Air cargo market 'getting back to normal'? Still a long way off, says WorldACD

(C) Elnur

By 18/08/2020

Air cargo volumes were up month-on-month in July, while freight rates were down, but the continuing capacity crunch means the market is anything but "normal". In its latest market report, air cargo number-cruncher WorldACD notes global volumes ticked up 8.2% on June, but year-on-year, this was down 18.5%. Likewise, airfreight per kg was up 62%, year on year, for the month, but down on June by 9%, falling from £3.12 to £2.83.

"So, are things getting a bit more normal?" WorldACD asks. "One of the other pointers to the answer is to be found in capacity data: there is such a lack of capacity in the market that 'normality' still seems a long way off." Indeed, Cathay Pacific, for example, released its July traffic figures on Friday, showing passenger flight capacity remained at just 7% of pre-crisis levels.

The airline carried 102,129 tonnes of cargo and mail last month, a year-on-year decrease of 39.8%, with capacity, measured in available freight tonne km, was down 44.5%. Group chief customer and commercial officer Ronald Lam said: "Cargo continues to be the better performer of the business... Certain markets performed particularly well, notably the Indian subcontinent, which recorded a noticeable uptick as local lockdown measures were eased.

We also saw reasonably strong month-end rushes for airfreight demand in Hong Kong and the Chinese mainland." WorldACD also notes big variations in volumes and rate changes from region to region in July. For example, it says origins Europe and MESA (Middle East & South Asia) added the most kg to their June figures, up 13% and 14%, respectively.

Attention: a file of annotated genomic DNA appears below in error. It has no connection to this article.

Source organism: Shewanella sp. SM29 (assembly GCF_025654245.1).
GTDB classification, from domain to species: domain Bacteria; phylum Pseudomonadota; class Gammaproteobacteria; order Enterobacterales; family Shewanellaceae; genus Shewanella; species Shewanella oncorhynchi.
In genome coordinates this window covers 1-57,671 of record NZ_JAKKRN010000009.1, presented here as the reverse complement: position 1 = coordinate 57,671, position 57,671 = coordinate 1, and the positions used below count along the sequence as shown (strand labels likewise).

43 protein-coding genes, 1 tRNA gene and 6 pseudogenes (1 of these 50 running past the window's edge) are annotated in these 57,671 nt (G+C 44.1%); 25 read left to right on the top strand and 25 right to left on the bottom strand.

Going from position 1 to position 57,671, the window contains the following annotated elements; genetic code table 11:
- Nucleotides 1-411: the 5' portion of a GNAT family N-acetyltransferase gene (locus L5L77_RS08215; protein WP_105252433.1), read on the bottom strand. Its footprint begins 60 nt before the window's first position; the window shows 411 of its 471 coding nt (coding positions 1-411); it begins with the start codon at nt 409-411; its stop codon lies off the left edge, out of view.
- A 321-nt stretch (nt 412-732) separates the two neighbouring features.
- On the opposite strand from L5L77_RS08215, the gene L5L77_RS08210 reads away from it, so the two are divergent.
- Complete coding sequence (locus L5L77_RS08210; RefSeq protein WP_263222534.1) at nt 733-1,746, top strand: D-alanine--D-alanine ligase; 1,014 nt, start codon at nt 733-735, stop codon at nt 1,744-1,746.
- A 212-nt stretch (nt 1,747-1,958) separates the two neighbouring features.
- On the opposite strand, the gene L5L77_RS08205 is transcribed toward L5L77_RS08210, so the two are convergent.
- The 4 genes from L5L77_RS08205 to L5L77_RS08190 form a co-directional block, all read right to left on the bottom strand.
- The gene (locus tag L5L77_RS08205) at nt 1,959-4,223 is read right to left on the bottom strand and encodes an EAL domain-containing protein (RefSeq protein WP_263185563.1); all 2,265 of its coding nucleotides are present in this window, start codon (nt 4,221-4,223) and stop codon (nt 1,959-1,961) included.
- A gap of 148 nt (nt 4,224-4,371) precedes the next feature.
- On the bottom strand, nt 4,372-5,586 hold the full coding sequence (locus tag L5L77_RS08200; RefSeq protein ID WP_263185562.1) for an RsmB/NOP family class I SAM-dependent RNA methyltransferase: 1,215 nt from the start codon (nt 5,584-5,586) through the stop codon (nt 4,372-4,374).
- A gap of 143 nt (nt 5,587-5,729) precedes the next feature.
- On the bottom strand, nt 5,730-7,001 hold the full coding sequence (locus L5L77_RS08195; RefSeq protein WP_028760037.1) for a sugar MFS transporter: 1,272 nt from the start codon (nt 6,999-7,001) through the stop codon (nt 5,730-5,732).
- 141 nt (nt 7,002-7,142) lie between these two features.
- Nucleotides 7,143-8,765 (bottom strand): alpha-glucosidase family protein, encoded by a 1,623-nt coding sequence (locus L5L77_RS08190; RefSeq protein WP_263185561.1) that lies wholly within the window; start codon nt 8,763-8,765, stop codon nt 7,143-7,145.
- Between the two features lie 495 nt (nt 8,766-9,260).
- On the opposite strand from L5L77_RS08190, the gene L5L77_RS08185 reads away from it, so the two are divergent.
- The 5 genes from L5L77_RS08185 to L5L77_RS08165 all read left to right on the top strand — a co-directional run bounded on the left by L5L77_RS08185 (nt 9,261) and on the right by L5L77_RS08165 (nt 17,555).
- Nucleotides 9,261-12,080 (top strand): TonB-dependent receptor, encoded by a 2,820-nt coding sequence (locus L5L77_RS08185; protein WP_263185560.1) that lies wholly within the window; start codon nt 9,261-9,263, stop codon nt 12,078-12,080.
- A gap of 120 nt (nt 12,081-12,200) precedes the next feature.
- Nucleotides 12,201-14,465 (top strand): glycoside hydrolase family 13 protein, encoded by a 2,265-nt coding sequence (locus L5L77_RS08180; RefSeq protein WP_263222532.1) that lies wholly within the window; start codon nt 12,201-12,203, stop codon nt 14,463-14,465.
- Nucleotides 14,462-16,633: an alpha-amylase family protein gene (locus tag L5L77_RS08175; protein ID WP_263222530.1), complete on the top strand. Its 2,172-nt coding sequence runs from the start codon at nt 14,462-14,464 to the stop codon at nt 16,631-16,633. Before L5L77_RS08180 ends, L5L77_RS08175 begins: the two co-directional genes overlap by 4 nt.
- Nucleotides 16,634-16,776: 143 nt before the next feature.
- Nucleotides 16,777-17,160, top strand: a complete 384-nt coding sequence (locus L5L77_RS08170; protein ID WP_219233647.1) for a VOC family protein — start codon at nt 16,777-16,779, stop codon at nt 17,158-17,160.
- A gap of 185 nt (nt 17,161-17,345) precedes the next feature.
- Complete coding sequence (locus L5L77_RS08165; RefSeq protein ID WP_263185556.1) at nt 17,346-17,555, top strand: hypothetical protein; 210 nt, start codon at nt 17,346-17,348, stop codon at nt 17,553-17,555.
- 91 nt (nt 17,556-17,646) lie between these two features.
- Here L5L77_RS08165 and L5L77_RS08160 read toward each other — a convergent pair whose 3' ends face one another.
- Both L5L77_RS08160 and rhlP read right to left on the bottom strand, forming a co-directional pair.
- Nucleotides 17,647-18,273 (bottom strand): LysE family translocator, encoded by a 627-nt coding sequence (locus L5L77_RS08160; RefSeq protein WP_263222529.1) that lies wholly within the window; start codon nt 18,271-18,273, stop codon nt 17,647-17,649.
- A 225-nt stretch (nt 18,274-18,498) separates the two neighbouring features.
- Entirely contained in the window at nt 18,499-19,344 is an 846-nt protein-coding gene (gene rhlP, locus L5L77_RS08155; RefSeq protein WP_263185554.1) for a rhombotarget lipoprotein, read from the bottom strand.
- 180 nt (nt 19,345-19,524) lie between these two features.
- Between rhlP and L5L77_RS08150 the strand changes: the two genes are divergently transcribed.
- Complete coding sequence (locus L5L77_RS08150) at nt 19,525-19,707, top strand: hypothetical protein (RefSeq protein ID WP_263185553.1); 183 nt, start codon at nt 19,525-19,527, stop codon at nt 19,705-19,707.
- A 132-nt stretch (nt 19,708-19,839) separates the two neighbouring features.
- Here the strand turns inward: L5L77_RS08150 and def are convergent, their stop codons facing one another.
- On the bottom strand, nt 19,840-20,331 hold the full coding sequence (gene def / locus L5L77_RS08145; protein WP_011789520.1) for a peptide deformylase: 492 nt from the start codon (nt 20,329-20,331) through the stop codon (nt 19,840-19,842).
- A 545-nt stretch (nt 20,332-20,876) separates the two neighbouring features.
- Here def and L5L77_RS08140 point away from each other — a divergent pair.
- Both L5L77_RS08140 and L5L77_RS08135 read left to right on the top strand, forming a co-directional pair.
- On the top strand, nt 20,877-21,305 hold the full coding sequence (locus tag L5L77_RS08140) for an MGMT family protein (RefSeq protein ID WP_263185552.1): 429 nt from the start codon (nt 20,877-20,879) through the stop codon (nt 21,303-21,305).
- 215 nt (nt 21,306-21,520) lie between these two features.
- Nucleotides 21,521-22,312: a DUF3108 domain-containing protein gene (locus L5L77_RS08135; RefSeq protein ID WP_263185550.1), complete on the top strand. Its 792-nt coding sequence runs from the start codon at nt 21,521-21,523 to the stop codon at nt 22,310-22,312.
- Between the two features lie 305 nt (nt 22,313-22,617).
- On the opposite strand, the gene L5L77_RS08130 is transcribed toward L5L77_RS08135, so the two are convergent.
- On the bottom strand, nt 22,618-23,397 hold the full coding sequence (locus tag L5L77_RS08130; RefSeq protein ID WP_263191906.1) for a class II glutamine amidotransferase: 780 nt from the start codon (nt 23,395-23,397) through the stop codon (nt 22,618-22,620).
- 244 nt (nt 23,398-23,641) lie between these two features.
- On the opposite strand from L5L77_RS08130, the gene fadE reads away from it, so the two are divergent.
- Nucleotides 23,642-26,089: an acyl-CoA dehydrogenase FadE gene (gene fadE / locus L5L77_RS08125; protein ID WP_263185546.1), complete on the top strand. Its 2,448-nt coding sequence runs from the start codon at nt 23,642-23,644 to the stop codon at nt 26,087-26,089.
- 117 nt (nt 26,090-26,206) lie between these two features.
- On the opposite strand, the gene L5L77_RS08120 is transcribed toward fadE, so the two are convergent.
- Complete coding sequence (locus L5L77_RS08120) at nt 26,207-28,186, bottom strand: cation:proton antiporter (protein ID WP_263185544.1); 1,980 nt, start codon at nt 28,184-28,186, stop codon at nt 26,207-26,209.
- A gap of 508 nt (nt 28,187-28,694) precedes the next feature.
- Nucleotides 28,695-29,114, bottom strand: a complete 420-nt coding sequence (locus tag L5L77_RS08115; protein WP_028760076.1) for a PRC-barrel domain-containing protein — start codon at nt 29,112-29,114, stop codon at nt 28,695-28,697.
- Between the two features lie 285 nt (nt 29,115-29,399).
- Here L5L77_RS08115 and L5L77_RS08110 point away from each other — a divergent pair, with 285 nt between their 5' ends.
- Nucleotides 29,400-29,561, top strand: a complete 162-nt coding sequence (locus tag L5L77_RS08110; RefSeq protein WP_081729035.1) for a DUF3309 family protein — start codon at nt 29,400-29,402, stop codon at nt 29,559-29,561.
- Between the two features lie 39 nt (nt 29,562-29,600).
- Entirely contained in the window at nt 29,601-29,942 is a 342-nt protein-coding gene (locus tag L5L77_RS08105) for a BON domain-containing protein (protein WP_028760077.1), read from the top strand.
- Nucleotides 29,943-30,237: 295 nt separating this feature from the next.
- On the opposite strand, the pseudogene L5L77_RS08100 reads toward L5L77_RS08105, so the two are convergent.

Furthermore, prices in Europe were stable, with just a 2.5% month-on-month decrease, compared with Asia Pacific, which saw a 14.4% drop in rates and just a 6% volume increase. "Business from China has captivated the air cargo world more than ever since the start of the Covid-19 crisis," WorldACD said. "Coupled with a lack of capacity, this business has indeed attracted very high prices. "Yet, the sky-high prices posted on the internet, as so-called evidence of what happens in the China market, are often based on limited numbers of shipments (sometimes even 'one-offs') and therefore are, at best, 'anecdotal evidence'.

This needs to be put in perspective." Nevertheless, rates out of Asia Pacific overall have indeed dropped significantly since the dizzying heights of May, for example, with WorldACD noting July's rates at some 41% lower, at £3.38 per kg. Meanwhile, in its weekly report, published yesterday, Freight Investor Services (FIS) noted there had been little change in the direction of the market, with near-term pricing remaining unpredictable, and there was a "general sense of constrained capacity and cargo growth", looking ahead to the fourth quarter.

FIS said: "There has been a follow-the-leader push to own capacity in the near term, with a number of airlines and forwarders engaging in potentially rigid very long-term agreements.

"In the background, we have noticed a substantial push for index-linked agreements, with air FFAs being pursued as a means to manage the instability of rates."

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